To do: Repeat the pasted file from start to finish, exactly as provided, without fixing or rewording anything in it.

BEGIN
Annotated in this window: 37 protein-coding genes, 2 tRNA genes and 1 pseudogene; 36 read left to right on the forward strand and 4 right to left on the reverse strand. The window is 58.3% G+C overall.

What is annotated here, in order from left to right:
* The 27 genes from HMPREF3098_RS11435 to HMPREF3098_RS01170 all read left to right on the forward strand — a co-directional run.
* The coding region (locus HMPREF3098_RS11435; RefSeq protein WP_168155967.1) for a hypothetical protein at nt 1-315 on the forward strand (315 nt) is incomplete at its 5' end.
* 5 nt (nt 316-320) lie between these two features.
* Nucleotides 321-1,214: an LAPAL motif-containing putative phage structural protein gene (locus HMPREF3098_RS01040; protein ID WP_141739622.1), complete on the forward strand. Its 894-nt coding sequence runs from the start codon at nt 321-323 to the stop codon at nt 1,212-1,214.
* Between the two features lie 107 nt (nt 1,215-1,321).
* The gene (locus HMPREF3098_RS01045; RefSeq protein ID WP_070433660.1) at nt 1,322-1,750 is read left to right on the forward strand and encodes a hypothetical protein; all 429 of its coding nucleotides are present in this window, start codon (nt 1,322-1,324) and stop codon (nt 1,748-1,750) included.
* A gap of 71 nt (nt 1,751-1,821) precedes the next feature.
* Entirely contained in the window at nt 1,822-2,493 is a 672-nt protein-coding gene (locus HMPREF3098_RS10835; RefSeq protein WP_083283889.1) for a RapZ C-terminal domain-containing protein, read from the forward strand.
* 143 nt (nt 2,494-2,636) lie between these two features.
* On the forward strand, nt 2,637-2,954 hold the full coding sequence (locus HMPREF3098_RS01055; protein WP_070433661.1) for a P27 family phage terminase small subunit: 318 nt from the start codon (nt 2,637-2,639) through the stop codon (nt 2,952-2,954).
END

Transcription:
Annotated in this window: 37 protein-coding genes, 2 tRNA genes and 1 pseudogene; 36 read left to right on the forward strand and 4 right to left on the reverse strand. The window is 58.3% G+C overall.

What is annotated here, in order from left to right:
* The 27 genes from HMPREF3098_RS11435 to HMPREF3098_RS01170 all read left to right on the forward strand — a co-directional run.
* The coding region (locus HMPREF3098_RS11435; RefSeq protein WP_168155967.1) for a hypothetical protein at nt 1-315 on the forward strand (315 nt) is incomplete at its 5' end.
* 5 nt (nt 316-320) lie between these two features.
* Nucleotides 321-1,214: an LAPAL motif-containing putative phage structural protein gene (locus HMPREF3098_RS01040; protein ID WP_141739622.1), complete on the forward strand. Its 894-nt coding sequence runs from the start codon at nt 321-323 to the stop codon at nt 1,212-1,214.
* Between the two features lie 107 nt (nt 1,215-1,321).
* The gene (locus HMPREF3098_RS01045; RefSeq protein ID WP_070433660.1) at nt 1,322-1,750 is read left to right on the forward strand and encodes a hypothetical protein; all 429 of its coding nucleotides are present in this window, start codon (nt 1,322-1,324) and stop codon (nt 1,748-1,750) included.
* A gap of 71 nt (nt 1,751-1,821) precedes the next feature.
* Entirely contained in the window at nt 1,822-2,493 is a 672-nt protein-coding gene (locus HMPREF3098_RS10835; RefSeq protein WP_083283889.1) for a RapZ C-terminal domain-containing protein, read from the forward strand.
* 143 nt (nt 2,494-2,636) lie between these two features.
* On the forward strand, nt 2,637-2,954 hold the full coding sequence (locus HMPREF3098_RS01055; protein WP_070433661.1) for a P27 family phage terminase small subunit: 318 nt from the start codon (nt 2,637-2,639) through the stop codon (nt 2,952-2,954).